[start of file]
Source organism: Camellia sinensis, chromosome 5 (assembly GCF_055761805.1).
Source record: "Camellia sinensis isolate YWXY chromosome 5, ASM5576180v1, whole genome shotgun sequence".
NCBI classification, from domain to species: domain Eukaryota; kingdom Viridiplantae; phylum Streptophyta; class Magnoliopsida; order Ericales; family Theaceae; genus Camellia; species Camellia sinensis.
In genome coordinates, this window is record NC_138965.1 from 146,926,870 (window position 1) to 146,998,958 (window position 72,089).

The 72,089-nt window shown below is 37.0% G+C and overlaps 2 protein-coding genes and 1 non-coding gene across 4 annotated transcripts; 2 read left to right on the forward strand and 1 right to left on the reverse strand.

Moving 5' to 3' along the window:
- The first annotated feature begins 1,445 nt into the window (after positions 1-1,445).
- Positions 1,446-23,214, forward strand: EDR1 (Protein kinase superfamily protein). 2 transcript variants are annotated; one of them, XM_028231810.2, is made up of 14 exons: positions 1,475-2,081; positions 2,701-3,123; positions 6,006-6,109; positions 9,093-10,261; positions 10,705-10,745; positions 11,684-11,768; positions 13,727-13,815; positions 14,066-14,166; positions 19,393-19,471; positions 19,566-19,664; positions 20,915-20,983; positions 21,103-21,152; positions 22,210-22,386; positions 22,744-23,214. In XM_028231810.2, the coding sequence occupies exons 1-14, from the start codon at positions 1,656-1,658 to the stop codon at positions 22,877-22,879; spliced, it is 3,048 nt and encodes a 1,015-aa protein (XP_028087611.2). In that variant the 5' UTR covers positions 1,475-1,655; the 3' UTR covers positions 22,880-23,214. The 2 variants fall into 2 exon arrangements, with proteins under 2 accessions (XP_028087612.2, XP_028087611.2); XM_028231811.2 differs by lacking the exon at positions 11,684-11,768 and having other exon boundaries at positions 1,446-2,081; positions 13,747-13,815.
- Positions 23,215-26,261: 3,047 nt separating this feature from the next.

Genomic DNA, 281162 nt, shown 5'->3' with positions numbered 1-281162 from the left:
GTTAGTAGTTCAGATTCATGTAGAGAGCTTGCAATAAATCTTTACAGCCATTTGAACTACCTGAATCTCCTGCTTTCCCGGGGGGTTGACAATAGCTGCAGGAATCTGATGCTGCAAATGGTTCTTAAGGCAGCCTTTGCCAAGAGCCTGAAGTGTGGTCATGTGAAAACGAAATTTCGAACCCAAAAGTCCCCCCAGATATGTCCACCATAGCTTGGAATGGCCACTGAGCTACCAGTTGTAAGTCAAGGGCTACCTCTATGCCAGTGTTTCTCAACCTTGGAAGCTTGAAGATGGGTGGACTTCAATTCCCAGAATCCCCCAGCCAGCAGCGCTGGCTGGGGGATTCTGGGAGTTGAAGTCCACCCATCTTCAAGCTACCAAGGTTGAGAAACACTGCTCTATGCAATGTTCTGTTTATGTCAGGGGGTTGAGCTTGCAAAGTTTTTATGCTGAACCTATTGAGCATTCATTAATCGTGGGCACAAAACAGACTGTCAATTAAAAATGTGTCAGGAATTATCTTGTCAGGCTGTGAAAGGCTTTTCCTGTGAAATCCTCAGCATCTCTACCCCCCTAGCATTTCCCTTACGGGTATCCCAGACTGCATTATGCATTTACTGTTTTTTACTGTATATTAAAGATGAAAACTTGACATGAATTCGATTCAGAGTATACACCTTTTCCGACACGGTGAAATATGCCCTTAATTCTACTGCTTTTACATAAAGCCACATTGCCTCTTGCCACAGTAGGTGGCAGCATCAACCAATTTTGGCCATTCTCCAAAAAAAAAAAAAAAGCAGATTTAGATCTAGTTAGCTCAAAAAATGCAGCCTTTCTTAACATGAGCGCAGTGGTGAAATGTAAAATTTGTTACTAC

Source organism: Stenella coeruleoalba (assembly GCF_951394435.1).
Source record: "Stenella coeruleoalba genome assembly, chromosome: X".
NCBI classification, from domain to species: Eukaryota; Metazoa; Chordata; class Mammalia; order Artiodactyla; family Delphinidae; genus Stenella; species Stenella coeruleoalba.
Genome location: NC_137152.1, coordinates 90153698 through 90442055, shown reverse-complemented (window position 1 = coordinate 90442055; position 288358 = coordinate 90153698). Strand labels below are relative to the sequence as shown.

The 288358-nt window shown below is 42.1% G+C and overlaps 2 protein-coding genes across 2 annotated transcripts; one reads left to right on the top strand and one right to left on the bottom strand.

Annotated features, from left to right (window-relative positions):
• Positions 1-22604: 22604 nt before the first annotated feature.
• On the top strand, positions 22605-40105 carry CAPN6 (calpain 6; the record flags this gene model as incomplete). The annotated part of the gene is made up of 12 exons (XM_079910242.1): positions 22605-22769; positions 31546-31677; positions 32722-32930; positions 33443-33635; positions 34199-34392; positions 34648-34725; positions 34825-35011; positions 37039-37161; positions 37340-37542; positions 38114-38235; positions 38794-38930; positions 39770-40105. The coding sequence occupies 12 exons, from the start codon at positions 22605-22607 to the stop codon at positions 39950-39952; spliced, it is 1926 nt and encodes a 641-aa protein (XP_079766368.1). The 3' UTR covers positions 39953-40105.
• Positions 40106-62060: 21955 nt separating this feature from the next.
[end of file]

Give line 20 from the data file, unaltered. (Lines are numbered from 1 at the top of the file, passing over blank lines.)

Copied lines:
• Positions 40106-62060: 21955 nt separating this feature from the next.